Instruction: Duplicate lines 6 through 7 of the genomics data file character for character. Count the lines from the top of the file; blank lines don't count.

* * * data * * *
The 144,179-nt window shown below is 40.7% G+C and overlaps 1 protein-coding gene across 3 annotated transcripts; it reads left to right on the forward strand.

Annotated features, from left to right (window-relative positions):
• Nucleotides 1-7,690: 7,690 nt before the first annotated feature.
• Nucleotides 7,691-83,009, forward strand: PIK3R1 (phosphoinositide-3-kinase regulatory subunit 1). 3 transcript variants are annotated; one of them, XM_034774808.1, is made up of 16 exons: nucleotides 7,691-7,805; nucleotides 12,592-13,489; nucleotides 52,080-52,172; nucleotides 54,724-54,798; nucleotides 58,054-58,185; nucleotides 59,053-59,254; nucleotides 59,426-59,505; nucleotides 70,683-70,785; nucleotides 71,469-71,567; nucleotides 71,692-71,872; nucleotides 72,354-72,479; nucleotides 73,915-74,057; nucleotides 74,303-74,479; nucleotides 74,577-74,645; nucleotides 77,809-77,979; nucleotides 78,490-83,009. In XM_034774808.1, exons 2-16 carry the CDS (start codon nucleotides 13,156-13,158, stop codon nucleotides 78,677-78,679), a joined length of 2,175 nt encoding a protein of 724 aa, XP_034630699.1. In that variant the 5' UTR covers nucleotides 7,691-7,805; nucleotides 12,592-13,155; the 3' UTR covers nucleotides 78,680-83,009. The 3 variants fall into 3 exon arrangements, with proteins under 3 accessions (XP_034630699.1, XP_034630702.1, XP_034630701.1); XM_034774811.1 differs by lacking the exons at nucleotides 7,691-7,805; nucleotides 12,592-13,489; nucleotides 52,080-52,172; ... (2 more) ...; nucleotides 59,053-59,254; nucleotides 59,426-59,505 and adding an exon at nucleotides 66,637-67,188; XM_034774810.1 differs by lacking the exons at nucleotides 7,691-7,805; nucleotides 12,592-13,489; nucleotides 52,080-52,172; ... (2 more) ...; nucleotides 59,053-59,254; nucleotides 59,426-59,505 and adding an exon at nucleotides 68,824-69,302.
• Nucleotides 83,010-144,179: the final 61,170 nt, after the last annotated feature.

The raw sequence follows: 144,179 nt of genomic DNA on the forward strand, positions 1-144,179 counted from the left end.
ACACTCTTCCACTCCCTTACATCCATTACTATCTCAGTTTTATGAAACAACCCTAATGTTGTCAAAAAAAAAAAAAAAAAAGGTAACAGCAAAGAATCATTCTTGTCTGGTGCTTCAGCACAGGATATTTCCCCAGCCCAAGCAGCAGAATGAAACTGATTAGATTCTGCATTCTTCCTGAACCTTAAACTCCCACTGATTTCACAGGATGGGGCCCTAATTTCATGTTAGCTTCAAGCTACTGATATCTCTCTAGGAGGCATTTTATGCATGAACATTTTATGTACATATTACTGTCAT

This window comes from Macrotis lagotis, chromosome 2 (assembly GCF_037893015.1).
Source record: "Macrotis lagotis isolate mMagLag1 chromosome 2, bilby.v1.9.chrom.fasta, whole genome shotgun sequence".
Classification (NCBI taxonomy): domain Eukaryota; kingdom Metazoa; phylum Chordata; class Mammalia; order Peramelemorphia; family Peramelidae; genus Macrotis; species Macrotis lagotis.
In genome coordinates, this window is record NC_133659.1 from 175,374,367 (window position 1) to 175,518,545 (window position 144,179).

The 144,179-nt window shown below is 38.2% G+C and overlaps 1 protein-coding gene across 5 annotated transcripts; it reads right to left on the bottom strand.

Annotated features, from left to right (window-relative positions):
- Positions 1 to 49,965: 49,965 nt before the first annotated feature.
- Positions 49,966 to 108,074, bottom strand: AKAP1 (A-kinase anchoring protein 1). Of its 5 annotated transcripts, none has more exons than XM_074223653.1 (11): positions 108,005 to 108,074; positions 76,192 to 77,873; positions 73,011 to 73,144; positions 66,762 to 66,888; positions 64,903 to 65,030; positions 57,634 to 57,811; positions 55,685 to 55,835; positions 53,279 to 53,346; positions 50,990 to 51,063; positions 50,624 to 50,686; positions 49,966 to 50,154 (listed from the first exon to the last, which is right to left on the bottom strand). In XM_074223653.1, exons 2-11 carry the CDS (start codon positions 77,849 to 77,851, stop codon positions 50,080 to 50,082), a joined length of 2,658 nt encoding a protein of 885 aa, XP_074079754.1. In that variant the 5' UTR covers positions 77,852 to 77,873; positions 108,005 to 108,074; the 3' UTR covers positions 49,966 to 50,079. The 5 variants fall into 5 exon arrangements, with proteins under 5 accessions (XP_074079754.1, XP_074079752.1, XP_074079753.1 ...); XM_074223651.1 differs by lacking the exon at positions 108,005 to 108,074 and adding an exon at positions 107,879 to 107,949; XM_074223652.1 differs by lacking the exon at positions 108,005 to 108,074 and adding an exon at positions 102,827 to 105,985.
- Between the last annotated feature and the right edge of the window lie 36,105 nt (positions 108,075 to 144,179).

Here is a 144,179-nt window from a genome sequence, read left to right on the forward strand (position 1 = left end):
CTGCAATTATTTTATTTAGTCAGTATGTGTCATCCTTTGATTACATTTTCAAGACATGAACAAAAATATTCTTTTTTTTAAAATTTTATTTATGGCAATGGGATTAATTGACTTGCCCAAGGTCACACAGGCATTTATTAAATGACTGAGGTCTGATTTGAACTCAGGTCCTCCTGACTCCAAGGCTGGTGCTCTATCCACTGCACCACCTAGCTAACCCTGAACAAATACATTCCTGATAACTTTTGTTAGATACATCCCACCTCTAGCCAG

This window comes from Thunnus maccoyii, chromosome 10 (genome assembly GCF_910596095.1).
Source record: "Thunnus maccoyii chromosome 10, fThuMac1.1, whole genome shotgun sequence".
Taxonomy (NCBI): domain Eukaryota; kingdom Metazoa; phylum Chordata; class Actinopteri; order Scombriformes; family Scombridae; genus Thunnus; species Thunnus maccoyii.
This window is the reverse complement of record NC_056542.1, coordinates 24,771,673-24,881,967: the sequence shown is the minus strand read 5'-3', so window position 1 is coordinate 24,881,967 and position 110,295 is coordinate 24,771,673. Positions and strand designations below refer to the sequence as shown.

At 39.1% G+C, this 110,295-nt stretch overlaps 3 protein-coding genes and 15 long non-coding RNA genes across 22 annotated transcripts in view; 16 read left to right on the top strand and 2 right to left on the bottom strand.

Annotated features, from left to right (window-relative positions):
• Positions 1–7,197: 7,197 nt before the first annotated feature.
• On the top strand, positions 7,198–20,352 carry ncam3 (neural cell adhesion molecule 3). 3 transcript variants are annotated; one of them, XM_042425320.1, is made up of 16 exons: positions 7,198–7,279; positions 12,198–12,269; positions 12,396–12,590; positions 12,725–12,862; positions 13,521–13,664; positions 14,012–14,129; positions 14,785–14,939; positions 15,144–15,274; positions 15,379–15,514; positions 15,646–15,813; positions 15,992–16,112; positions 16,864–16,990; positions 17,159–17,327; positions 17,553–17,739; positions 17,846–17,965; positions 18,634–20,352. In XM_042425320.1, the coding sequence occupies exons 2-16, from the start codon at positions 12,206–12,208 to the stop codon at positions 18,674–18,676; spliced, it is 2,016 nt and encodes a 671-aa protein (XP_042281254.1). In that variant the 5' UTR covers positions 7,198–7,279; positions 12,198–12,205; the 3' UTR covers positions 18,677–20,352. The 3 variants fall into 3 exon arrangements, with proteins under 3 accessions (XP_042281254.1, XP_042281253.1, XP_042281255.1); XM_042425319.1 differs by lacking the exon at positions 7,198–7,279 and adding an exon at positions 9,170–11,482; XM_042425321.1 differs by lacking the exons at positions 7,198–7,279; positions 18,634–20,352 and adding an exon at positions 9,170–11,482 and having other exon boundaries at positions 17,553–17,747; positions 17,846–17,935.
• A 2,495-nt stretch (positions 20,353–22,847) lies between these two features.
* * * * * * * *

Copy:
The raw sequence follows: 144,179 nt of genomic DNA on the forward strand, positions 1-144,179 counted from the left end.
ACACTCTTCCACTCCCTTACATCCATTACTATCTCAGTTTTATGAAACAACCCTAATGTTGTCAAAAAAAAAAAAAAAAAAGGTAACAGCAAAGAATCATTCTTGTCTGGTGCTTCAGCACAGGATATTTCCCCAGCCCAAGCAGCAGAATGAAACTGATTAGATTCTGCATTCTTCCTGAACCTTAAACTCCCACTGATTTCACAGGATGGGGCCCTAATTTCATGTTAGCTTCAAGCTACTGATATCTCTCTAGGAGGCATTTTATGCATGAACATTTTATGTACATATTACTGTCAT